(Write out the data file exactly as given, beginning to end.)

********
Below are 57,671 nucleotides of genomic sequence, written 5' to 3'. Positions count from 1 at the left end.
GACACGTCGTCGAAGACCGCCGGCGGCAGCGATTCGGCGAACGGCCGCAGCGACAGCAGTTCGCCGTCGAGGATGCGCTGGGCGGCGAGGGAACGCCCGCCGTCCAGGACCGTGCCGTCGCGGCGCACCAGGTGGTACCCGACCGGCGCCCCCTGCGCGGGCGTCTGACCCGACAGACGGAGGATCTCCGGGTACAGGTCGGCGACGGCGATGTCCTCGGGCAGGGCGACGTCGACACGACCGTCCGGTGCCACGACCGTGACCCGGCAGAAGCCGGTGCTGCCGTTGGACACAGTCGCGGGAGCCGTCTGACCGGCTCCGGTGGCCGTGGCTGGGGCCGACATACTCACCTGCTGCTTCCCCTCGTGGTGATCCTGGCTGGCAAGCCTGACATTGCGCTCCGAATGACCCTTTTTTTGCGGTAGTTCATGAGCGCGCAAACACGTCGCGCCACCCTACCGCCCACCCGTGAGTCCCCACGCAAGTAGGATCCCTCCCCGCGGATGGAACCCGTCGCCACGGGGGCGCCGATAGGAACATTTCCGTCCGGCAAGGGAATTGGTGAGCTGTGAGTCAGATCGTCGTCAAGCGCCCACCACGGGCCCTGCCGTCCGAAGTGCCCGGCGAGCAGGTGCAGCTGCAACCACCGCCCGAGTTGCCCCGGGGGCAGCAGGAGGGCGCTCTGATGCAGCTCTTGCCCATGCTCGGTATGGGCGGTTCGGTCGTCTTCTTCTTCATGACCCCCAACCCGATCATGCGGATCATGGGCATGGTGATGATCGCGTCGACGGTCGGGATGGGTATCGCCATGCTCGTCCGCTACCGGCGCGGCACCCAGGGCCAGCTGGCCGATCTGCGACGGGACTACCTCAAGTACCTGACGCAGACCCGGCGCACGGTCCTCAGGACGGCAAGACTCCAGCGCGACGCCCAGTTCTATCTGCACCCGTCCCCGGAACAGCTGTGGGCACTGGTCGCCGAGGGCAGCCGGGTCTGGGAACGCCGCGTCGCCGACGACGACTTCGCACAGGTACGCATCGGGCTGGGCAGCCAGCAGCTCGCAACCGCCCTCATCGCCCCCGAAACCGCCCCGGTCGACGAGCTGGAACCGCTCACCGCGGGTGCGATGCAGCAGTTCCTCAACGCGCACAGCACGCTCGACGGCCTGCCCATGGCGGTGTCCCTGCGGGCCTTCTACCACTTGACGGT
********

Below are 57,671 nucleotides of genomic sequence, written 5' to 3'. Positions count from 1 at the left end.
GACACGTCGTCGAAGACCGCCGGCGGCAGCGATTCGGCGAACGGCCGCAGCGACAGCAGTTCGCCGTCGAGGATGCGCTGGGCGGCGAGGGAACGCCCGCCGTCCAGGACCGTGCCGTCGCGGCGCACCAGGTGGTACCCGACCGGCGCCCCCTGCGCGGGCGTCTGACCCGACAGACGGAGGATCTCCGGGTACAGGTCGGCGACGGCGATGTCCTCGGGCAGGGCGACGTCGACACGACCGTCCGGTGCCACGACCGTGACCCGGCAGAAGCCGGTGCTGCCGTTGGACACAGTCGCGGGAGCCGTCTGACCGGCTCCGGTGGCCGTGGCTGGGGCCGACATACTCACCTGCTGCTTCCCCTCGTGGTGATCCTGGCTGGCAAGCCTGACATTGCGCTCCGAATGACCCTTTTTTTGCGGTAGTTCATGAGCGCGCAAACACGTCGCGCCACCCTACCGCCCACCCGTGAGTCCCCACGCAAGTAGGATCCCTCCCCGCGGATGGAACCCGTCGCCACGGGGGCGCCGATAGGAACATTTCCGTCCGGCAAGGGAATTGGTGAGCTGTGAGTCAGATCGTCGTCAAGCGCCCACCACGGGCCCTGCCGTCCGAAGTGCCCGGCGAGCAGGTGCAGCTGCAACCACCGCCCGAGTTGCCCCGGGGGCAGCAGGAGGGCGCTCTGATGCAGCTCTTGCCCATGCTCGGTATGGGCGGTTCGGTCGTCTTCTTCTTCATGACCCCCAACCCGATCATGCGGATCATGGGCATGGTGATGATCGCGTCGACGGTCGGGATGGGTATCGCCATGCTCGTCCGCTACCGGCGCGGCACCCAGGGCCAGCTGGCCGATCTGCGACGGGACTACCTCAAGTACCTGACGCAGACCCGGCGCACGGTCCTCAGGACGGCAAGACTCCAGCGCGACGCCCAGTTCTATCTGCACCCGTCCCCGGAACAGCTGTGGGCACTGGTCGCCGAGGGCAGCCGGGTCTGGGAACGCCGCGTCGCCGACGACGACTTCGCACAGGTACGCATCGGGCTGGGCAGCCAGCAGCTCGCAACCGCCCTCATCGCCCCCGAAACCGCCCCGGTCGACGAGCTGGAACCGCTCACCGCGGGTGCGATGCAGCAGTTCCTCAACGCGCACAGCACGCTCGACGGCCTGCCCATGGCGGTGTCCCTGCGGGCCTTCTACCACTTGACGGT